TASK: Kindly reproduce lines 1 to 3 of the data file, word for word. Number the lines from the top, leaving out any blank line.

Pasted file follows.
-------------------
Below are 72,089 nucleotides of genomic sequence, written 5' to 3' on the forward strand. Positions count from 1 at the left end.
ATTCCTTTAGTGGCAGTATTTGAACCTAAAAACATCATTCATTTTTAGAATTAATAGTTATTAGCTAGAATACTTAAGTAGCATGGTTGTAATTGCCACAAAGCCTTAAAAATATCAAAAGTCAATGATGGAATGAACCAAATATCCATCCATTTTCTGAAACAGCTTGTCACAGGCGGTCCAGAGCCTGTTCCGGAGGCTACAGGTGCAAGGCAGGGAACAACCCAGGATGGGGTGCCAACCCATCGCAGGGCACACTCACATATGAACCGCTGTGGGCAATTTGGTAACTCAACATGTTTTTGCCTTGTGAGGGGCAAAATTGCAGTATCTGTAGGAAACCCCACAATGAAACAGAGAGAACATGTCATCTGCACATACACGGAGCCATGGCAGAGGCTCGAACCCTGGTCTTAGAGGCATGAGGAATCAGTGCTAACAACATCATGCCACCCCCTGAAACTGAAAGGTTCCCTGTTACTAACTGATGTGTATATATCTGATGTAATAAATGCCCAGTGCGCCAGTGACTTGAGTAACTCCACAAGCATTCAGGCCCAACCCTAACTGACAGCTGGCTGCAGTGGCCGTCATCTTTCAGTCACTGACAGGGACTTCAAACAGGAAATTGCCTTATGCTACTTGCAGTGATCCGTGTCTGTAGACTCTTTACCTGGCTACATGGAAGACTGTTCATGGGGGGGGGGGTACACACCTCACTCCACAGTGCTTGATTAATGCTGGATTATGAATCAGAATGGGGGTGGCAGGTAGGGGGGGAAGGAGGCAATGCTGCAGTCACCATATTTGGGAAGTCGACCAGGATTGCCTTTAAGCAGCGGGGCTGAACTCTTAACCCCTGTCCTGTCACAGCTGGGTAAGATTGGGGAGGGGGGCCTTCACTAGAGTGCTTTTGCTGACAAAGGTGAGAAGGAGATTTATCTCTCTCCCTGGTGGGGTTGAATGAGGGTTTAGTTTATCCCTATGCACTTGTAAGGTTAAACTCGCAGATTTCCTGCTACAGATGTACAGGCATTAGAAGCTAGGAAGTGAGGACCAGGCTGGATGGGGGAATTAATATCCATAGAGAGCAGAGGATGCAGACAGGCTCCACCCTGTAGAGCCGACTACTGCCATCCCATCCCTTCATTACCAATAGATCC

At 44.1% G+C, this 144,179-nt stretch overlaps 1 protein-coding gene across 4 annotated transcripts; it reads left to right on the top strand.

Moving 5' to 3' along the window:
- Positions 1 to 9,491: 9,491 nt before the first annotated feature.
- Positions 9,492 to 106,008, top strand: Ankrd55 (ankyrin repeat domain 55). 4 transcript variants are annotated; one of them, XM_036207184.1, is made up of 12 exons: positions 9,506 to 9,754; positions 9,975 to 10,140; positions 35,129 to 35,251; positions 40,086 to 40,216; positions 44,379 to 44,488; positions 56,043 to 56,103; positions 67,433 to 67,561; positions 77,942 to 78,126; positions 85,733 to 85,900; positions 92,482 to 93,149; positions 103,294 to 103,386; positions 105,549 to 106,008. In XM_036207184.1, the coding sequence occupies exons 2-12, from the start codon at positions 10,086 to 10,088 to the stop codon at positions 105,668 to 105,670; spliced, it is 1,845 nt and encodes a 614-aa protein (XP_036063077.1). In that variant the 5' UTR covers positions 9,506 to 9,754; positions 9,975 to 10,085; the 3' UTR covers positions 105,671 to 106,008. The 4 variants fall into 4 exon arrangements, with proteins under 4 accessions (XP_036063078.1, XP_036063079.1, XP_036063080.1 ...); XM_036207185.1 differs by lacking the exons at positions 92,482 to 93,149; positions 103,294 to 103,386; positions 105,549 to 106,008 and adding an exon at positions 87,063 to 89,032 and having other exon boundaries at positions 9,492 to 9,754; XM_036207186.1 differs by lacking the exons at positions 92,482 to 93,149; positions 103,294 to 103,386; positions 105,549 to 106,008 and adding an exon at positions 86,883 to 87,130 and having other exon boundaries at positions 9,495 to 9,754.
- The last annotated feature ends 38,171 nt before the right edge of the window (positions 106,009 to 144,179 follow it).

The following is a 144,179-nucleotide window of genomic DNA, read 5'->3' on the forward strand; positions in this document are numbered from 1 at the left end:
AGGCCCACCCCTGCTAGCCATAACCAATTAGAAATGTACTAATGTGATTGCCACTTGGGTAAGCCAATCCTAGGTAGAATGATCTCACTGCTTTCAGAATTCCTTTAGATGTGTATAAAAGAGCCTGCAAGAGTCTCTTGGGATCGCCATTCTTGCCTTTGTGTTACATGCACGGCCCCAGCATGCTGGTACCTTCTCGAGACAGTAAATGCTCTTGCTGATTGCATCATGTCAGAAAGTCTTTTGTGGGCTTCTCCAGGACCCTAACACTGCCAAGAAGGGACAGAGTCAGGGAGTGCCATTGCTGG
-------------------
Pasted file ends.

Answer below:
Below are 72,089 nucleotides of genomic sequence, written 5' to 3' on the forward strand. Positions count from 1 at the left end.
ATTCCTTTAGTGGCAGTATTTGAACCTAAAAACATCATTCATTTTTAGAATTAATAGTTATTAGCTAGAATACTTAAGTAGCATGGTTGTAATTGCCACAAAGCCTTAAAAATATCAAAAGTCAATGATGGAATGAACCAAATATCCATCCATTTTCTGAAACAGCTTGTCACAGGCGGTCCAGAGCCTGTTCCGGAGGCTACAGGTGCAAGGCAGGGAACAACCCAGGATGGGGTGCCAACCCATCGCAGGGCACACTCACATATGAACCGCTGTGGGCAATTTGGTAACTCAACATGTTTTTGCCTTGTGAGGGGCAAAATTGCAGTATCTGTAGGAAACCCCACAATGAAACAGAGAGAACATGTCATCTGCACATACACGGAGCCATGGCAGAGGCTCGAACCCTGGTCTTAGAGGCATGAGGAATCAGTGCTAACAACATCATGCCACCCCCTGAAACTGAAAGGTTCCCTGTTACTAACTGATGTGTATATATCTGATGTAATAAATGCCCAGTGCGCCAGTGACTTGAGTAACTCCACAAGCATTCAGGCCCAACCCTAACTGACAGCTGGCTGCAGTGGCCGTCATCTTTCAGTCACTGACAGGGACTTCAAACAGGAAATTGCCTTATGCTACTTGCAGTGATCCGTGTCTGTAGACTCTTTACCTGGCTACATGGAAGACTGTTCATGGGGGGGGGGGTACACACCTCACTCCACAGTGCTTGATTAATGCTGGATTATGAATCAGAATGGGGGTGGCAGGTAGGGGGGGAAGGAGGCAATGCTGCAGTCACCATATTTGGGAAGTCGACCAGGATTGCCTTTAAGCAGCGGGGCTGAACTCTTAACCCCTGTCCTGTCACAGCTGGGTAAGATTGGGGAGGGGGGCCTTCACTAGAGTGCTTTTGCTGACAAAGGTGAGAAGGAGATTTATCTCTCTCCCTGGTGGGGTTGAATGAGGGTTTAGTTTATCCCTATGCACTTGTAAGGTTAAACTCGCAGATTTCCTGCTACAGATGTACAGGCATTAGAAGCTAGGAAGTGAGGACCAGGCTGGATGGGGGAATTAATATCCATAGAGAGCAGAGGATGCAGACAGGCTCCACCCTGTAGAGCCGACTACTGCCATCCCATCCCTTCATTACCAATAGATCC

At 44.1% G+C, this 144,179-nt stretch overlaps 1 protein-coding gene across 4 annotated transcripts; it reads left to right on the top strand.